Recently, I got a “match” on familysearch.org giving me the option to link my chart with another one matching a person on that tree.  Well, I reviewed it for sources and could find few, but what I did notice was that it went all the way back to 130 A.D.  One hundred and thirty years after Christ’s birth?!  That would be fantastic if it were true.  But, with zero sources linked, I had to say no.

I didn’t attach this tree to mine, and I’m certainly not accusing anyone of impropriety.  But, it got me thinking.  How far back can really be said to be reliable?  At what point do you disassociate yourself from distant ancestors?  I personally can’t really relate to anything prior to 1500 A.D.–I just can’t wrap my mind around it.

How far back have you gotten in your research?  Can you relate to ancestors from over 500 years ago?  Have you ever seen a convincing tree that went back that far?   I’d love to hear your opinions on this.

What is a Hoosier??

Some of my non-U.S., and even some American readers, might be wondering what a Hoosier is and why I put such a funny word in my blog name.  A Hoosier is most commonly used today to describe a person from Indiana, USA.

In the 4th grade, we were required to take a course on Indiana history.  My teacher shared with us some of the common myths behind the word “Hoosier.”  My favorite was that, when Indiana was a newly settled territory filled with rough-and-tumble types, men would get into fights at saloons or bars.  Some of those fights inevitably ended in bloodshed, with men even losing their ears.  In the morning, villagers would walk out into the street, find the lost appendages, and cry out “Whose ear?”…which eventually combined to create the word “Hoosier.”

Funny stories aside, the truth is that no one knows for certain how the term Hoosier came to be.  The Indiana Historical Bureau has a nice article explaining some possibilities (including a version of my 4th grade teacher’s account):

  • “When a visitor hailed a pioneer cabin in Indiana or knocked upon its door, the settler would respond, “Who’s yere?” And from this frequent response Indiana became the “Who’s yere” or Hoosier state. No one ever explained why this was more typical of Indiana than of Illinois or Ohio.
  • That Indiana rivermen were so spectacularly successful in trouncing or “hushing” their adversaries in the brawling that was then common that they became known as “hushers,” and eventually Hoosiers.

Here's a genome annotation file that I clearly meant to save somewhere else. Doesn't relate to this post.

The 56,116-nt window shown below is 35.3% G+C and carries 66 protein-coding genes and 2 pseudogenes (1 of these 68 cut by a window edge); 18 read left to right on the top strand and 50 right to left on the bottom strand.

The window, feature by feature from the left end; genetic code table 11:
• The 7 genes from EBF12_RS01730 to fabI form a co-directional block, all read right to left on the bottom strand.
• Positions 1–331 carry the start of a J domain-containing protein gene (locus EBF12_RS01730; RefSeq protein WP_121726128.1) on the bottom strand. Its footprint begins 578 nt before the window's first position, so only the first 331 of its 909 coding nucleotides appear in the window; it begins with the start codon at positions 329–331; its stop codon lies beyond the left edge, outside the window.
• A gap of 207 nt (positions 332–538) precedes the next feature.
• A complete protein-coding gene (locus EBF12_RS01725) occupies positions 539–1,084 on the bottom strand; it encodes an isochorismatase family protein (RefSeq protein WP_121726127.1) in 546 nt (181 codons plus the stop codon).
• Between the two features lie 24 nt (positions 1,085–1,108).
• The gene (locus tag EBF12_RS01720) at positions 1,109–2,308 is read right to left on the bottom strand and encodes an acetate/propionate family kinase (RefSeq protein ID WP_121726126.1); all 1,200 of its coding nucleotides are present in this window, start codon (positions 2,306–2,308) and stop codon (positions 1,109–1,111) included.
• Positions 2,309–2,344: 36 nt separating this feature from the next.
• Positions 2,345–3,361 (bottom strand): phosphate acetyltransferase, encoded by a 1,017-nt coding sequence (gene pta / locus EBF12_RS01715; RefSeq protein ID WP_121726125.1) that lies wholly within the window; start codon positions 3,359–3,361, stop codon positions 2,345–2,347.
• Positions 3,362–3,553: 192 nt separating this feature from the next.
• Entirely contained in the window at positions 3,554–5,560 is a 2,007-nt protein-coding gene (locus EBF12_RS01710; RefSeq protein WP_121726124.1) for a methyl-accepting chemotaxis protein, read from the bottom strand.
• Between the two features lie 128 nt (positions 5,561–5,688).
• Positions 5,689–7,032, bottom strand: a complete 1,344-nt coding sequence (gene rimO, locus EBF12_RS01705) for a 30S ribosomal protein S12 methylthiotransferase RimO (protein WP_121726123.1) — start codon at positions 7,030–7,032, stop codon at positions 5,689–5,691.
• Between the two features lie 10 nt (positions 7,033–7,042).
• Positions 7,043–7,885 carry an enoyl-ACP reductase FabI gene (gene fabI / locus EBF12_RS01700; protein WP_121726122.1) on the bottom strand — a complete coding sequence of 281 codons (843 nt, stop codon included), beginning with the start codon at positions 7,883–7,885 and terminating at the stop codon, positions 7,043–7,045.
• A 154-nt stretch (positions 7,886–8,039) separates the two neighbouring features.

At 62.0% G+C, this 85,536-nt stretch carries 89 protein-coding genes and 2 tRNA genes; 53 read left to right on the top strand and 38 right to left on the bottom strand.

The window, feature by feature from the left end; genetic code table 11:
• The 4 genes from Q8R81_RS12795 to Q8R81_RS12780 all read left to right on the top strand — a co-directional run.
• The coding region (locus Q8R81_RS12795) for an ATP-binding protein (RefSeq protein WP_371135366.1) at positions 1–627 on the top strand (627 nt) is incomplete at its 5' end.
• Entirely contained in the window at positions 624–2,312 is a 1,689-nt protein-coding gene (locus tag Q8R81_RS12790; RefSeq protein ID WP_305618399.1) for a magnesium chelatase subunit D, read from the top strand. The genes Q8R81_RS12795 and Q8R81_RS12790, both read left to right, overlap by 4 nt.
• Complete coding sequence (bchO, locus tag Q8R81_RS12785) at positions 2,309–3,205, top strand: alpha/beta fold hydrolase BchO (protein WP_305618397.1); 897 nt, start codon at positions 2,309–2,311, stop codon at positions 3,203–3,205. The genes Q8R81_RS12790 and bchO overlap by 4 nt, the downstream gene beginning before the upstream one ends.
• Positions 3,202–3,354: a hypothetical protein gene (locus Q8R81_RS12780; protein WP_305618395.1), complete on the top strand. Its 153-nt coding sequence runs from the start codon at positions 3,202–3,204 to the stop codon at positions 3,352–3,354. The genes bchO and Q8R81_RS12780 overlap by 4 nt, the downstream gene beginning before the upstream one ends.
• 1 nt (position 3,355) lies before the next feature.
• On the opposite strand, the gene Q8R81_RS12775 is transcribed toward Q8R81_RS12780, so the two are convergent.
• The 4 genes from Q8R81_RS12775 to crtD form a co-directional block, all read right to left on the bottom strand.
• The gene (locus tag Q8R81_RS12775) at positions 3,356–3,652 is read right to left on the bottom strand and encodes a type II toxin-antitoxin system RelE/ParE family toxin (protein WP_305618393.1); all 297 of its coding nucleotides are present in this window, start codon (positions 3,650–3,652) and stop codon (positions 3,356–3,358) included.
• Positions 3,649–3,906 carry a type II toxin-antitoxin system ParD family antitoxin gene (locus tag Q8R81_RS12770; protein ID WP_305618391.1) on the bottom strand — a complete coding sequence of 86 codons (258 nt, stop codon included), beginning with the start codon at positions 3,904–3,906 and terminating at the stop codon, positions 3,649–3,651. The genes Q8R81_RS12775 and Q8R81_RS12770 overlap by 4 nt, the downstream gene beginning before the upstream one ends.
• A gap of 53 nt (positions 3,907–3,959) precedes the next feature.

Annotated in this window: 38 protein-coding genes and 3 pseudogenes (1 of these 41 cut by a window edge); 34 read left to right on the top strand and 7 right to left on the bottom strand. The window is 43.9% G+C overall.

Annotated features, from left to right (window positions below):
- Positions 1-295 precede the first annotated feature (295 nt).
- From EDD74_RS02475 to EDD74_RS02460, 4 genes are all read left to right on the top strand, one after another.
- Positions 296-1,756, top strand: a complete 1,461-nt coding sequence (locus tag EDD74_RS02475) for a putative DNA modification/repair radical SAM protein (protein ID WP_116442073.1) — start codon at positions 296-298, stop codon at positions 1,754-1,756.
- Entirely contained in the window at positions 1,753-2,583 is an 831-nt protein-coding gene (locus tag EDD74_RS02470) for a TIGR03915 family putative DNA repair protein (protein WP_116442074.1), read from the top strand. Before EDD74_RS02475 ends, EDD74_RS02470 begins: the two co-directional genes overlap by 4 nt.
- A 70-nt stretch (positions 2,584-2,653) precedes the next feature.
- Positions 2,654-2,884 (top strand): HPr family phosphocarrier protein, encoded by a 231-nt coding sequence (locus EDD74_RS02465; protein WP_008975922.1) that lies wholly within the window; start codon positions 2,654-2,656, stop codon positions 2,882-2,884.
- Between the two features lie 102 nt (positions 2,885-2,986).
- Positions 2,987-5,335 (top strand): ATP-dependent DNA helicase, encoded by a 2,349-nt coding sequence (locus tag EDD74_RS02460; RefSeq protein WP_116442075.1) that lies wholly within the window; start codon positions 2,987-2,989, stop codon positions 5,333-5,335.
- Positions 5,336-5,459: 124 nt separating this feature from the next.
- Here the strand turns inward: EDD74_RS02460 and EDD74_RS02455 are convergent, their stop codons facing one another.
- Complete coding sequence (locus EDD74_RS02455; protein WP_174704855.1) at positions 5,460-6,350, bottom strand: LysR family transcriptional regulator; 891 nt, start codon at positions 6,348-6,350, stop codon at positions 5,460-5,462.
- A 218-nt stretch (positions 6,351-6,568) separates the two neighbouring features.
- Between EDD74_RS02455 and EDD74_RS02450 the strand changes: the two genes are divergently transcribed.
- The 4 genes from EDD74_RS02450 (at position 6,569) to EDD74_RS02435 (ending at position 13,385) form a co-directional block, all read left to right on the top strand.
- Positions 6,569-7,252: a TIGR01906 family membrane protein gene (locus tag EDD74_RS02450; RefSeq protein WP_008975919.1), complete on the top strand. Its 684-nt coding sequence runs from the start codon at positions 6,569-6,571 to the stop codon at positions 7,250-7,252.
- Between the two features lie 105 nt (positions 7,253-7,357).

• There was once a contractor named Hoosier employed on the Louisville and Portland Canal who preferred to hire laborers from Indiana. They were called “Hoosier’s men” and eventually all Indianans were called Hoosiers.
  • A theory attributed to Gov. Joseph Wright derived Hoosier from an Indian word for corn, “hoosa.” Indiana flatboatmen taking corn or maize to New Orleans came to be known as “hoosa men” or Hoosiers. Unfortunately for this theory, a search of Indian vocabularies by a careful student of linguistics failed to reveal any such word for corn.
  • Quite as plausible as these was the facetious explanation offered by “The Hoosier Poet,” James Whitcomb Riley. He claimed that Hoosier originated in the pugnacious habits of our early settlers. They were enthusiastic and vicious fighters who gouged, scratched and bit off noses and ears. This was so common an occurrence that a settler coming into a tavern the morning after a fight and seeing an ear on the floor would touch it with his toe and casually ask, “Whose ear?””

 http://www.in.gov/history/2612.htm

The fact that no one knows exactly where the term Hoosier came from points, in a larger sense, to the importance of family history and genealogical research.  If someone in the 1830’s had written down or collected stories of where the name originated, we wouldn’t be left wondering today.

If I ask myself what “Hoosier” means to me, it is a person born and raised in Indiana who takes pride in their state and its rich traditions.   The song “Back Home Again in Indiana,” while not the official state song, was first published in 1917 and is a nostalgic reminder of Hoosier pride.  http://en.wikipedia.org/wiki/Back_Home_Again_in_Indiana

Of course, Jim Nabors’ yearly rendition of this song at the Indianapolis 500 is a much-loved tradition by Hoosiers and race fans alike.

So, the short answer to my original question is “who knows?”  Perhaps if better records had been kept, we proud Hoosiers would know more about what exactly it is we call ourselves.

***

Does your hometown, state, or country, have a term that everyone uses but no one is sure what it means?